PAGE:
Day 47: Mud Brook on Chamberlain Lake to Priestly Point on Eagle Lake (14.0 miles)

On Chamberlain, rays of sun bring a spirit of prayer to the peaceful lake.

My inner self is relaxing.  There are so many layers of civilization and responsibility to peel away, to quiet the mind.  I rose willingly and ventured forth into a day of clouds and sun, clouds and sun.  Just me beneath the ever-changing sky, able to cross the tranquil waters on a straight course, a gift for rising early.  To me, Lock Dam is the logical portage, just a quick carry over the hump of the dam, although I paused and actually got out my stove to make a second breakfast of potato soup with bacon, my tent drying while the sun was out.

Lock Dam is a short and simple portage…just be respectful of the “DANGEROUS WIRLPOOL” (sic) warns a new sign.

The rushing stream into Martin’s Cove is a manageable and picturesque half mile of fun and the entrance into Eagle Lake.  I paddled along by Pillsbury Island, where Thoreau once camped, under a steel-gray cloud, hopefully watching the sun shine on distant Farm Island.  Well, the cloud won this time.  The skies opened, with gusty winds, an instant drop in temperature and a crazy pummeling of rain on all the world.  Committed at that point to bathing suit and shorts, it was a little late for a rain jacket.  I simply kept my speed up, burning calories and racing toward that distant sun, still there.  As the squall passed, I watched the sun move along the shore, rippling toward me tree by tree, until we met, all my bare skin instantly warming.  Heavenly!

From 1927 to 1933, a real railroad operated in this remote wilderness, its tracks stretching from Eagle to Umbazooksus Lakes. It was worth fighting the wind into the southwestern corner of Eagle Lake to visit these abandoned giants, which are surrounded by a graveyard of other artifacts from that logging era, including the earlier tramway.
I made more wonderful friends today, when Zayda and Zeb and their family and friends camped next to me at Priestly Point. Here is their fort, with all the comforts of home, constructed in an afternoon. My favorite features were the candy dish (ferns in a hollowed rock) and the custom s’more toaster with rack to hold it.
More instantly-comfortable friends…Zayda and Zeb with their parents Amy and Chris in the back and friend Mary in front (Heidi is missing). Do you have any idea how grateful I was to share a hot dog and a dish of home-grown green beans under their tarp? (It rained again).


Day 46: Umbazooksus Stream West to Mud Brook on Chamberlain Lake (7.9 miles)

Nancy Spencer drove in yesterday, on a journey of rediscovery, visiting places where she grew up camping with her family. We shared the deserted campground and stories of times gone by in the places that have become dear to me.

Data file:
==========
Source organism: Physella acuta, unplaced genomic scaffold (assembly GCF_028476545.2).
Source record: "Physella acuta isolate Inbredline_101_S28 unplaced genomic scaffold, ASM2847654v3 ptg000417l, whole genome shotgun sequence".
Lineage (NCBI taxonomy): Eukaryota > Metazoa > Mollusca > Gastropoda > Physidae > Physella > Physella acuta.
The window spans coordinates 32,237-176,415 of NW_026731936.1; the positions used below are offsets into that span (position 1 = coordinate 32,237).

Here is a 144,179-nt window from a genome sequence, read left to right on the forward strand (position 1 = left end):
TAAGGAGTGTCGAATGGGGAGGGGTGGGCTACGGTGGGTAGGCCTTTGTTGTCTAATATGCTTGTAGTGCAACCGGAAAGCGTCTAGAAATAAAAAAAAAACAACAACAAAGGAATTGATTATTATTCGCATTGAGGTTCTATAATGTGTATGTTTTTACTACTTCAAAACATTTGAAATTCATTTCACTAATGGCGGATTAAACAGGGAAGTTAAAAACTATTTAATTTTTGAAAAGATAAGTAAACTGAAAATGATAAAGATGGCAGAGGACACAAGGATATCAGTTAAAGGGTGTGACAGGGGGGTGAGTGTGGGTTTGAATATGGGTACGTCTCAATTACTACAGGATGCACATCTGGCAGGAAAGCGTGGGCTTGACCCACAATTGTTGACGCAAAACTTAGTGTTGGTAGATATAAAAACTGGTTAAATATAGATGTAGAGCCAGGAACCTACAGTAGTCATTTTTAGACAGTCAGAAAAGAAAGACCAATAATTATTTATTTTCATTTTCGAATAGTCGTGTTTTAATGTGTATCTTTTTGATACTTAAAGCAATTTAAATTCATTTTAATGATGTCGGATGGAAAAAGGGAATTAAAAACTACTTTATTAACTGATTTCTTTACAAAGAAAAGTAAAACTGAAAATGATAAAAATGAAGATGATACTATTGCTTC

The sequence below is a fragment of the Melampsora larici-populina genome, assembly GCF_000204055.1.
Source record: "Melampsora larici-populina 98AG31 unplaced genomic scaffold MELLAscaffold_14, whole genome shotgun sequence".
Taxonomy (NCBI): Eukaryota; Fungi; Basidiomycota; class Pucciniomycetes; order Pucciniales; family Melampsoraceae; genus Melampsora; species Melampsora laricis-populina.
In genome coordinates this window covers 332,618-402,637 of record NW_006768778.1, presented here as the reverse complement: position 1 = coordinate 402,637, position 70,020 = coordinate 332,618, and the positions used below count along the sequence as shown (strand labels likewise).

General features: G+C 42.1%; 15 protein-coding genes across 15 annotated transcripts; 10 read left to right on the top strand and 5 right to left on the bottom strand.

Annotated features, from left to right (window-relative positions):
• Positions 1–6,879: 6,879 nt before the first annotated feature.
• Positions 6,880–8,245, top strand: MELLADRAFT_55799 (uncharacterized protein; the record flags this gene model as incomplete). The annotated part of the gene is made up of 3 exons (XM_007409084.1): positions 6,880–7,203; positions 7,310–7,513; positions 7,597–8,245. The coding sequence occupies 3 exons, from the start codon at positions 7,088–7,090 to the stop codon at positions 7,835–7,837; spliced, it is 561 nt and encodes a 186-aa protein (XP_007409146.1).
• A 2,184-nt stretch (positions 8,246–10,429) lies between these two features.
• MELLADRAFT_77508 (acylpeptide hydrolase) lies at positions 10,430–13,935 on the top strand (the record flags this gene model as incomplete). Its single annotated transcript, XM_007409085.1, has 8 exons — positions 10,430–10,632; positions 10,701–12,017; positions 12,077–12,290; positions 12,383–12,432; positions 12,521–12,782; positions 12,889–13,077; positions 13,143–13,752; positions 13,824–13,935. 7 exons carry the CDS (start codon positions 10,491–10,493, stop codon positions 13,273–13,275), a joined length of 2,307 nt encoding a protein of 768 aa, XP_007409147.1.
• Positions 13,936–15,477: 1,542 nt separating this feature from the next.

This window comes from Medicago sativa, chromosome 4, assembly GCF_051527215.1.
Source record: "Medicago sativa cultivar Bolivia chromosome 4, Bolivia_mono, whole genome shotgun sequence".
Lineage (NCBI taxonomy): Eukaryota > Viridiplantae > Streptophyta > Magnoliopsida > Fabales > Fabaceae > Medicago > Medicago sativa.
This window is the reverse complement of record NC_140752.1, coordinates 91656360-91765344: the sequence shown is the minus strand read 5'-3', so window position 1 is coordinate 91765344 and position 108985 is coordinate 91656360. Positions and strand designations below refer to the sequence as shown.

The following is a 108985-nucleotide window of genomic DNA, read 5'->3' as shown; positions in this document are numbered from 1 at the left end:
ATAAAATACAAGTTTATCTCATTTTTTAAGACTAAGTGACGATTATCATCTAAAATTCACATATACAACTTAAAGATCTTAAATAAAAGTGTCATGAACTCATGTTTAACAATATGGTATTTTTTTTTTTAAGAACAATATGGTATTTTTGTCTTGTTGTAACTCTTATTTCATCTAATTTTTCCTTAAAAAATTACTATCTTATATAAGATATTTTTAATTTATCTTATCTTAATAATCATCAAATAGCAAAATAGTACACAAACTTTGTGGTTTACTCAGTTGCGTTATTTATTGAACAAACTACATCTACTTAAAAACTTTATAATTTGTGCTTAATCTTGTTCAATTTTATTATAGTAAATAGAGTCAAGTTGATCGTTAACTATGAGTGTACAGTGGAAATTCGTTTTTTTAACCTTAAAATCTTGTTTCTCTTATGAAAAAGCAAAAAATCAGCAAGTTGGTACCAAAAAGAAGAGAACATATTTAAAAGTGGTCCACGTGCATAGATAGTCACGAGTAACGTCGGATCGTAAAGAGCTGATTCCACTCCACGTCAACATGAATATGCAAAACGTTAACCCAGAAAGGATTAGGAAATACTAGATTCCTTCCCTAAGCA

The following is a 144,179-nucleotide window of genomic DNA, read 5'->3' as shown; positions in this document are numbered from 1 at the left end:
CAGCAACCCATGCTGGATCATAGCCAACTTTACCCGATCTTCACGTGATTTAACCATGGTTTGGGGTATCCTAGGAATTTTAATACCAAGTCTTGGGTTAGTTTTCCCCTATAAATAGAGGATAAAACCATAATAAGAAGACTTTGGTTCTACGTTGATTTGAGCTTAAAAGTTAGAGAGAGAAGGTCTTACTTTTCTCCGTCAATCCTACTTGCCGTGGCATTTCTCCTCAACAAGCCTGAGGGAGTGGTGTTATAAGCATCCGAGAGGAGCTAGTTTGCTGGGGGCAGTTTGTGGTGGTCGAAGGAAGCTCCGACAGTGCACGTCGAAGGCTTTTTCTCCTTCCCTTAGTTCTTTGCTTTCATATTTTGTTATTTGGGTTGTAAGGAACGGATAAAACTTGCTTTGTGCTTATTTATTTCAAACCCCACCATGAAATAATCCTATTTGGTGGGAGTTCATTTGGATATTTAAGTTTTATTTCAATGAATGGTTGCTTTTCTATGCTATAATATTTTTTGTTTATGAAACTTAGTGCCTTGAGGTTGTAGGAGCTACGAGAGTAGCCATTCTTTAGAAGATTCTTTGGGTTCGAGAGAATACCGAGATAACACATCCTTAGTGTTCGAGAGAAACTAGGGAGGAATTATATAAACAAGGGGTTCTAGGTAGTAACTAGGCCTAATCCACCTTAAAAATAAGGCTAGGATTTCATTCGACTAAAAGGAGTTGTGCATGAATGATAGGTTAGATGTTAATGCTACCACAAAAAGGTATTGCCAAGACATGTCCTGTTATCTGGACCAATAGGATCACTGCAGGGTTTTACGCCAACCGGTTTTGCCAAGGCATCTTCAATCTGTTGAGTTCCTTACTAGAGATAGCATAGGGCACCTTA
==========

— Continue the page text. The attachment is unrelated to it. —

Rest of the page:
Everyone knows exactly how many times they’ve done it – usually either once or never.  “Done it once, don’t need to do it again,” was one through-paddler’s assessment.  (Although I once talked with an Allagash ranger whose count was 9.)  Would mine reach two today?  Twice traversing the treacherous 1.9 miles of Mud Pond Carry, the historic gateway to the Allagash?

The feet of generations have worn the path deep, so that it is never dry, just clear and rocky in places and murky and mysterious in others.  To reach its start, I paddled up Umbazooksus Stream against a storm-strengthened current, pulled myself under the dam through a scary trough of waves, and crossed Umbazooksus Lake to the landmark rock cairn.

This rock cairn restored by Team Moxie in 2011 marks the start of Mud Pond Carry.
After carefully carrying my canoe almost half a mile over downed trees and slippery rocks, I was then able to float it almost that same distance, at times with my gear inside!
Look, I discovered a lunch spot on high ground!

As the water grew deeper, each foot was placed with care.  Invisible under the often ankle-deep murk hid rounded rocks, the remnants of an ancient boardwalk, and a deceptive bottom that might be solid for your left foot and a sucking vortex for your right.  Today the portage yoke proved its worth yet again.  In fact, carrying the boat was actually easier than lugging the second load’s weighty bags, trying to keep them above the mud.

The scariest moment came when my right foot suddenly slipped between two of the hidden boards, then wedged at an awkward angle.  Luckily, I was slowly maneuvering bags at the time.  As I wiggled it out, I shuddered, imagining the possible outcome if I had been carrying the heavy boat with a lot of forward momentum.  Soon after, the bottom firmed up, the water cleared again, and I realized that, yes, I was going to make it.  My count would indeed reach 2.  “Did it twice, don’t need to do it again!” says this aspiring through-paddler.

Mud is demoralizing, creepy, and uncomfortable, packing itself painfully into every crevice of your shoes.
What story lies behind this orphan abandoned along the way?
Remnants of the ancient boardwalk, looking back along the carry.
Frogs of every shape and size inhabit the murky depths.
I was pleased to reach Mud Pond after 5 1/4 hours, just in time to watch some ominous clouds skirt around me. Here I am waiting on the whim of the storm before entering Mud Brook, the fast-moving stream that leads to Chamberlain Lake.
Ah, my campsite at last…a well-earned collapse, comforting warm campfire, and a perky chipmunk for company.